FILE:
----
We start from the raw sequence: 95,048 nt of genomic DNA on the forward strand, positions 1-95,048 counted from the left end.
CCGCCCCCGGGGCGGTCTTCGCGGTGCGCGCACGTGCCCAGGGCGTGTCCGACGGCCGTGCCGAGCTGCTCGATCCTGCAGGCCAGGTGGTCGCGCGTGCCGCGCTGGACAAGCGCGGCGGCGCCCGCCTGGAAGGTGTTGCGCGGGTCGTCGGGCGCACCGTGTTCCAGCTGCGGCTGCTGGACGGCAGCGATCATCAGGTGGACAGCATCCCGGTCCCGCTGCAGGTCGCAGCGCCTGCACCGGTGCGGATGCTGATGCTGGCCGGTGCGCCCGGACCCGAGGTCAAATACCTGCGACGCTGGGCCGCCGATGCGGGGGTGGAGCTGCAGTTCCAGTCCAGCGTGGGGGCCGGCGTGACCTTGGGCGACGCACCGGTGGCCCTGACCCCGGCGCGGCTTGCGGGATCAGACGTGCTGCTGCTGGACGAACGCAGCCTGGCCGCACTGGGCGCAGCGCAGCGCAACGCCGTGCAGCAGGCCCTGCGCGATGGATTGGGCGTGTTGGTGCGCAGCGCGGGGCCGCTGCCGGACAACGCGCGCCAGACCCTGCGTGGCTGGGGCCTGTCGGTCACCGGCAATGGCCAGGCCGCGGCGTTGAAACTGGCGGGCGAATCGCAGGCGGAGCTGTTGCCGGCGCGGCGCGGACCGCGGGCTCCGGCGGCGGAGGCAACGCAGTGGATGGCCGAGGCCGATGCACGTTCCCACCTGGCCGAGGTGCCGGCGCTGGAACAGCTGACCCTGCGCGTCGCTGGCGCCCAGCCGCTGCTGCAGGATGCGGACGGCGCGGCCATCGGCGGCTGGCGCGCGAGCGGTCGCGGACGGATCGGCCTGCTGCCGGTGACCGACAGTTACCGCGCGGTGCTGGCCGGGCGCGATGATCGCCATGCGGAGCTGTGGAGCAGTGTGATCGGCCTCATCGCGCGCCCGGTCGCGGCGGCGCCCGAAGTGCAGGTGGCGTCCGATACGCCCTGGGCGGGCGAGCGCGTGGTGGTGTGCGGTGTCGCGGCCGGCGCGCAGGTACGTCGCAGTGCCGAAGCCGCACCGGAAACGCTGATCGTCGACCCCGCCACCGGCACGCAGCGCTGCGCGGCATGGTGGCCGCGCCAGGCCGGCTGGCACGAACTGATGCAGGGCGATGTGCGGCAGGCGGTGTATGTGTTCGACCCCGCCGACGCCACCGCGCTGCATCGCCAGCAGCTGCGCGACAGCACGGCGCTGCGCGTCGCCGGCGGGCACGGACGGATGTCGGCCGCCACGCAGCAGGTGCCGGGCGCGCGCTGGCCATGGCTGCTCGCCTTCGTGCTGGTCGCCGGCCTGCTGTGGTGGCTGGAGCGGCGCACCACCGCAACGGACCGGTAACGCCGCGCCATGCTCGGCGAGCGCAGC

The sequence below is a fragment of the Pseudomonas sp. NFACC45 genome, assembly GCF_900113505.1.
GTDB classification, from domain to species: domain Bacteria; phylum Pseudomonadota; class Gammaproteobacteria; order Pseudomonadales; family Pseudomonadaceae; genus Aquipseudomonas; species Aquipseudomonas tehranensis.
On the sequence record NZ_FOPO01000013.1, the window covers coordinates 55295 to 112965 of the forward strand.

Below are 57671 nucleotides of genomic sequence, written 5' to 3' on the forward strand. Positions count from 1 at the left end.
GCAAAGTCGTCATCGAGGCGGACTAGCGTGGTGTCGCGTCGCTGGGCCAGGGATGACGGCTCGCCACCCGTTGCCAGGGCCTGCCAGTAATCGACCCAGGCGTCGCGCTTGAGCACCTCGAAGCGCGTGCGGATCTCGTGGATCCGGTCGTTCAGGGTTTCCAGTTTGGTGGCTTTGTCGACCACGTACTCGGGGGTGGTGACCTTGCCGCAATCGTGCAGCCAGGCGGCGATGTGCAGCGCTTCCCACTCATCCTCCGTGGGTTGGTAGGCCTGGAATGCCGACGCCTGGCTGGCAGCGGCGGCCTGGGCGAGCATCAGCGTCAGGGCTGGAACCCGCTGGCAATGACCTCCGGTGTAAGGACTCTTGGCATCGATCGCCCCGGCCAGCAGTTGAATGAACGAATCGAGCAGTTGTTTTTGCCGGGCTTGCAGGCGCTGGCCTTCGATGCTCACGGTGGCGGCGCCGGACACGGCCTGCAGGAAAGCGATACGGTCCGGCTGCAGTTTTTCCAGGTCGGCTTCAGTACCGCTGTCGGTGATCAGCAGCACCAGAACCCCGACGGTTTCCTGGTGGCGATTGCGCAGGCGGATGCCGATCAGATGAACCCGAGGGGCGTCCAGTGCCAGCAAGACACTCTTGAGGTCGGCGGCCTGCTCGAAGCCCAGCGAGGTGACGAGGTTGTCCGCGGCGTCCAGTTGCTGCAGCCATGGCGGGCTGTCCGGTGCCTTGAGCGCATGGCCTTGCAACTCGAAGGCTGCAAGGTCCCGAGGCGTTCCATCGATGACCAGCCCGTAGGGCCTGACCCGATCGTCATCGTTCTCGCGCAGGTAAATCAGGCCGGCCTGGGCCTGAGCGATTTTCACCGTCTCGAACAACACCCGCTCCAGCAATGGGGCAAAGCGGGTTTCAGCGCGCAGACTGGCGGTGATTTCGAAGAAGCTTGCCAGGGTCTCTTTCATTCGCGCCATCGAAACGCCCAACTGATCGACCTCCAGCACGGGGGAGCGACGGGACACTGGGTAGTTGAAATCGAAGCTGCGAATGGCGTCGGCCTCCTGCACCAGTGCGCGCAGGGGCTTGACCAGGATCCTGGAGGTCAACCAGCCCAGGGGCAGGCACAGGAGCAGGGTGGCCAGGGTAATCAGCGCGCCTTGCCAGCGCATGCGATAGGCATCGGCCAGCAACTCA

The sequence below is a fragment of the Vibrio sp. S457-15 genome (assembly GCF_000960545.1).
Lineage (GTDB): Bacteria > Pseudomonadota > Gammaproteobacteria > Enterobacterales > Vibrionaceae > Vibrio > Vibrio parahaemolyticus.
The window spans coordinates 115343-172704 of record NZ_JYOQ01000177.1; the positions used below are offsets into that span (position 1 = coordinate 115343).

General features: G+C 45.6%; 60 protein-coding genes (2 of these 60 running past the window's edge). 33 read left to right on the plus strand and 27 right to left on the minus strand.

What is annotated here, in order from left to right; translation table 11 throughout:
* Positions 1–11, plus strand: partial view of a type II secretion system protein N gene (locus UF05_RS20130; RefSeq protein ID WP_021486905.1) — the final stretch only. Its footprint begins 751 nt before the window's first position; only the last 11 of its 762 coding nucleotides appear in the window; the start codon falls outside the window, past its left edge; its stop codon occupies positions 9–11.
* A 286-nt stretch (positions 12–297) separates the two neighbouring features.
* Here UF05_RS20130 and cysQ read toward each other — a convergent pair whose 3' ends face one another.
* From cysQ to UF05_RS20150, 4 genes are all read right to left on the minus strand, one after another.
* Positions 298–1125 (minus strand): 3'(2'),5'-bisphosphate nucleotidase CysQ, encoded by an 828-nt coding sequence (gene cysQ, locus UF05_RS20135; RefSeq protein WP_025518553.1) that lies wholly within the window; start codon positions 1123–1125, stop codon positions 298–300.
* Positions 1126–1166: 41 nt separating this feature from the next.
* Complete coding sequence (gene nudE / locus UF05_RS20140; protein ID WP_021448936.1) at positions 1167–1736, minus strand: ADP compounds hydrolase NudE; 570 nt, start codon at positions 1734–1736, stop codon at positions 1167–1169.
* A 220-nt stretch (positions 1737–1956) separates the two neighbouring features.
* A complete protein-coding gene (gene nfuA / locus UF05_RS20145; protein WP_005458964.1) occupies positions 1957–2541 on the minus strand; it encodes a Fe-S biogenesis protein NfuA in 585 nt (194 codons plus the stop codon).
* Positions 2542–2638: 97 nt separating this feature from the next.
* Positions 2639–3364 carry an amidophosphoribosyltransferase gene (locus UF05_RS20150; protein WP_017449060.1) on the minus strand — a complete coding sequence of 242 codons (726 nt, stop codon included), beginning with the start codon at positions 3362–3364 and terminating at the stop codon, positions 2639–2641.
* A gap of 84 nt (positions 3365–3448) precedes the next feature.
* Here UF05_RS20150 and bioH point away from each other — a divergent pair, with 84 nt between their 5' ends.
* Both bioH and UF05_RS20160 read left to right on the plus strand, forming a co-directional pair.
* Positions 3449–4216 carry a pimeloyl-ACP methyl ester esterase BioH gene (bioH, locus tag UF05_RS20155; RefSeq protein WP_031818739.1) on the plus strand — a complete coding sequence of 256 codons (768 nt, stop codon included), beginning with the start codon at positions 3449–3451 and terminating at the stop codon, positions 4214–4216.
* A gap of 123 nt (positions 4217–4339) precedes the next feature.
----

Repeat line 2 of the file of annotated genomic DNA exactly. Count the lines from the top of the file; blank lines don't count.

CCGCCCCCGGGGCGGTCTTCGCGGTGCGCGCACGTGCCCAGGGCGTGTCCGACGGCCGTGCCGAGCTGCTCGATCCTGCAGGCCAGGTGGTCGCGCGTGCCGCGCTGGACAAGCGCGGCGGCGCCCGCCTGGAAGGTGTTGCGCGGGTCGTCGGGCGCACCGTGTTCCAGCTGCGGCTGCTGGACGGCAGCGATCATCAGGTGGACAGCATCCCGGTCCCGCTGCAGGTCGCAGCGCCTGCACCGGTGCGGATGCTGATGCTGGCCGGTGCGCCCGGACCCGAGGTCAAATACCTGCGACGCTGGGCCGCCGATGCGGGGGTGGAGCTGCAGTTCCAGTCCAGCGTGGGGGCCGGCGTGACCTTGGGCGACGCACCGGTGGCCCTGACCCCGGCGCGGCTTGCGGGATCAGACGTGCTGCTGCTGGACGAACGCAGCCTGGCCGCACTGGGCGCAGCGCAGCGCAACGCCGTGCAGCAGGCCCTGCGCGATGGATTGGGCGTGTTGGTGCGCAGCGCGGGGCCGCTGCCGGACAACGCGCGCCAGACCCTGCGTGGCTGGGGCCTGTCGGTCACCGGCAATGGCCAGGCCGCGGCGTTGAAACTGGCGGGCGAATCGCAGGCGGAGCTGTTGCCGGCGCGGCGCGGACCGCGGGCTCCGGCGGCGGAGGCAACGCAGTGGATGGCCGAGGCCGATGCACGTTCCCACCTGGCCGAGGTGCCGGCGCTGGAACAGCTGACCCTGCGCGTCGCTGGCGCCCAGCCGCTGCTGCAGGATGCGGACGGCGCGGCCATCGGCGGCTGGCGCGCGAGCGGTCGCGGACGGATCGGCCTGCTGCCGGTGACCGACAGTTACCGCGCGGTGCTGGCCGGGCGCGATGATCGCCATGCGGAGCTGTGGAGCAGTGTGATCGGCCTCATCGCGCGCCCGGTCGCGGCGGCGCCCGAAGTGCAGGTGGCGTCCGATACGCCCTGGGCGGGCGAGCGCGTGGTGGTGTGCGGTGTCGCGGCCGGCGCGCAGGTACGTCGCAGTGCCGAAGCCGCACCGGAAACGCTGATCGTCGACCCCGCCACCGGCACGCAGCGCTGCGCGGCATGGTGGCCGCGCCAGGCCGGCTGGCACGAACTGATGCAGGGCGATGTGCGGCAGGCGGTGTATGTGTTCGACCCCGCCGACGCCACCGCGCTGCATCGCCAGCAGCTGCGCGACAGCACGGCGCTGCGCGTCGCCGGCGGGCACGGACGGATGTCGGCCGCCACGCAGCAGGTGCCGGGCGCGCGCTGGCCATGGCTGCTCGCCTTCGTGCTGGTCGCCGGCCTGCTGTGGTGGCTGGAGCGGCGCACCACCGCAACGGACCGGTAACGCCGCGCCATGCTCGGCGAGCGCAGC